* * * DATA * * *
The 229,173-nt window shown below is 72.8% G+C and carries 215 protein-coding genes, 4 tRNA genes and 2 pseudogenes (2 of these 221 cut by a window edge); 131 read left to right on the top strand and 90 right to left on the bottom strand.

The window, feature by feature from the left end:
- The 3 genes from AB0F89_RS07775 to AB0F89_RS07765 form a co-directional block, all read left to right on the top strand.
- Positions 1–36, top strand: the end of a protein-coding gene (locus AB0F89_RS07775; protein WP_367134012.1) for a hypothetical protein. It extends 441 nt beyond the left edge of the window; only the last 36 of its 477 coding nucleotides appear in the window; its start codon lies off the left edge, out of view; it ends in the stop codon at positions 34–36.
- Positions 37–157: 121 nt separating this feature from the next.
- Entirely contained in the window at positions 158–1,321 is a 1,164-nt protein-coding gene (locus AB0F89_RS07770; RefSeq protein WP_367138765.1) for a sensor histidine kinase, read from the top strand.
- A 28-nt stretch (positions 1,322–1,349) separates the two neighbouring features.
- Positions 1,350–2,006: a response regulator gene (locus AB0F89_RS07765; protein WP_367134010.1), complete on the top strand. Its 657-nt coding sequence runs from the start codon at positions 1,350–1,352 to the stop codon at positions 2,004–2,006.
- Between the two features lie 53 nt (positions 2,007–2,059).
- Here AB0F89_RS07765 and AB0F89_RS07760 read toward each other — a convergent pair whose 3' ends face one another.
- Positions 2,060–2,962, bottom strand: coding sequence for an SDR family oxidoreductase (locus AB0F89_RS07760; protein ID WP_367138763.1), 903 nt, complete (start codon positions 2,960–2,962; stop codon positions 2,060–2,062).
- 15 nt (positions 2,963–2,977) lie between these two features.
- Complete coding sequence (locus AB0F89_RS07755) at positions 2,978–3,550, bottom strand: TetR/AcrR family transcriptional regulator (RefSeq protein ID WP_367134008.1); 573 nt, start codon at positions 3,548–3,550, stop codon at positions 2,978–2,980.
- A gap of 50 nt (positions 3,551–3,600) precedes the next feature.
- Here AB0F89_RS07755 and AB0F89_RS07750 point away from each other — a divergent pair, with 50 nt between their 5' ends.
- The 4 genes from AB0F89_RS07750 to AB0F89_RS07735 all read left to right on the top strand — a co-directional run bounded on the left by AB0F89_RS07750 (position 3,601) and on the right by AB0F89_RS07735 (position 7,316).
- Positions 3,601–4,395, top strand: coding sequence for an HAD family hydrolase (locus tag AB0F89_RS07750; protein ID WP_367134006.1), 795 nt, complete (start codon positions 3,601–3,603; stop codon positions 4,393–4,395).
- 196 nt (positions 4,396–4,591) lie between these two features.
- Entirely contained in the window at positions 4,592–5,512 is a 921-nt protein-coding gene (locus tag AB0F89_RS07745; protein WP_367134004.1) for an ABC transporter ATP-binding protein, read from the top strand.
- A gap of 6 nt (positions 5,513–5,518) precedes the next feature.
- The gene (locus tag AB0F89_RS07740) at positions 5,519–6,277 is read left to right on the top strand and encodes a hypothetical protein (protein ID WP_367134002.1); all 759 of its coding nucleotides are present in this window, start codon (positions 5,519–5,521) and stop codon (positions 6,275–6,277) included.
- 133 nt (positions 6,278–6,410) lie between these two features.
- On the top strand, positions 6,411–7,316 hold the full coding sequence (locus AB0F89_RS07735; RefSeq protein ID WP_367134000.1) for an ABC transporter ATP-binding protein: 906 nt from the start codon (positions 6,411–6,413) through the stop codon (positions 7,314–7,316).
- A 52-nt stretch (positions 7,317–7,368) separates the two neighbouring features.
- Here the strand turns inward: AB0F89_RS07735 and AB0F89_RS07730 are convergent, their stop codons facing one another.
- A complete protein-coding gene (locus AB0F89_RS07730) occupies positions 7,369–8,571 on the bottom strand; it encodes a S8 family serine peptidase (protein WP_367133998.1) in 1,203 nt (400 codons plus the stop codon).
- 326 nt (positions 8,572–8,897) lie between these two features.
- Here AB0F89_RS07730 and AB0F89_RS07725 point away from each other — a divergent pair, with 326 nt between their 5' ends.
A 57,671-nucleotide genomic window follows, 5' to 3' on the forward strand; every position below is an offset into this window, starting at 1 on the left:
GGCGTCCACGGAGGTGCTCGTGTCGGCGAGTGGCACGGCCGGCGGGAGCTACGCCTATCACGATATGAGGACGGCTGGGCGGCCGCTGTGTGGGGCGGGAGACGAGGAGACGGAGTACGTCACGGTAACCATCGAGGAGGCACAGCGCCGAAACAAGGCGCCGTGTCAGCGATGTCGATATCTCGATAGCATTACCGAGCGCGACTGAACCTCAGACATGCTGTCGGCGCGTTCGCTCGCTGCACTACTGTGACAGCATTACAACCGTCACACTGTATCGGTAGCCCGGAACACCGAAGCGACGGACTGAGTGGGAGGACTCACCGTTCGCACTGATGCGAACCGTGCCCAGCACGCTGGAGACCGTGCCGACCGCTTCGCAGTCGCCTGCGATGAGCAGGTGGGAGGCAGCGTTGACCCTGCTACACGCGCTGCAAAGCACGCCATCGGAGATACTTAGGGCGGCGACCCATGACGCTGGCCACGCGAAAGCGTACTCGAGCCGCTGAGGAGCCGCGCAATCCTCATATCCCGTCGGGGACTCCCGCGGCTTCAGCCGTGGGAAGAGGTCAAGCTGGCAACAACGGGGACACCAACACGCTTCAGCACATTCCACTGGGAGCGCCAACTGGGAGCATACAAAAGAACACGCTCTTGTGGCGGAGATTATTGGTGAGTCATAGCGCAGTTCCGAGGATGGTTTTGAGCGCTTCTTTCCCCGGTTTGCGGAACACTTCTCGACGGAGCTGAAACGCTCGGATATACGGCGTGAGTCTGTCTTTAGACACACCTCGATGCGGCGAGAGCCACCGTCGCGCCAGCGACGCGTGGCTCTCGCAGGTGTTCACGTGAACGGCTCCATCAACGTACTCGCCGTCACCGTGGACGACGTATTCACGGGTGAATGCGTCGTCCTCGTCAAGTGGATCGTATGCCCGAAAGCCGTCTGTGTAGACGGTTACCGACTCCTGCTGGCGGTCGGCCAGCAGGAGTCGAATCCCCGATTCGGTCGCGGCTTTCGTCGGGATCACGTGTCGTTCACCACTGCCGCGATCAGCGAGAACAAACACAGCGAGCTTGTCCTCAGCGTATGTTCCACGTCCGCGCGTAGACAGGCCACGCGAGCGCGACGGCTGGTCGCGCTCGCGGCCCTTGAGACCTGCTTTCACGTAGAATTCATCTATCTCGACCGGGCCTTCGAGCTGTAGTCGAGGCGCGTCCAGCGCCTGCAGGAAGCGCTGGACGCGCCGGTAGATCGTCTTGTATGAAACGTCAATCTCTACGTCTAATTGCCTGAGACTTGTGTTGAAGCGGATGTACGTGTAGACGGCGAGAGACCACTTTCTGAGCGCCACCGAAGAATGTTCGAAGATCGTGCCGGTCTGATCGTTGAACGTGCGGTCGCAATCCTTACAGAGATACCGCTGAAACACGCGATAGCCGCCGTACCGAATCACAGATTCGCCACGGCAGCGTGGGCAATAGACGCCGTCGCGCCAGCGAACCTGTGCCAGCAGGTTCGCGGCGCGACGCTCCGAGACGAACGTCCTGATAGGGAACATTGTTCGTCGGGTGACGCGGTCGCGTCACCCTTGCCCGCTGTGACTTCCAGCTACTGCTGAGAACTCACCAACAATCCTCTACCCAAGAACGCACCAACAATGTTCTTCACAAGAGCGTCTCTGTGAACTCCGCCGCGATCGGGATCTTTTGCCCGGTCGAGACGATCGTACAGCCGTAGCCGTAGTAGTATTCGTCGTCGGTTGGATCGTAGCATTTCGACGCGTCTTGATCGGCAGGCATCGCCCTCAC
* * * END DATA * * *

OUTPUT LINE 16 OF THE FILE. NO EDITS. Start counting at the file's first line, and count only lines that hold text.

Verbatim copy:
- The 4 genes from AB0F89_RS07750 to AB0F89_RS07735 all read left to right on the top strand — a co-directional run bounded on the left by AB0F89_RS07750 (position 3,601) and on the right by AB0F89_RS07735 (position 7,316).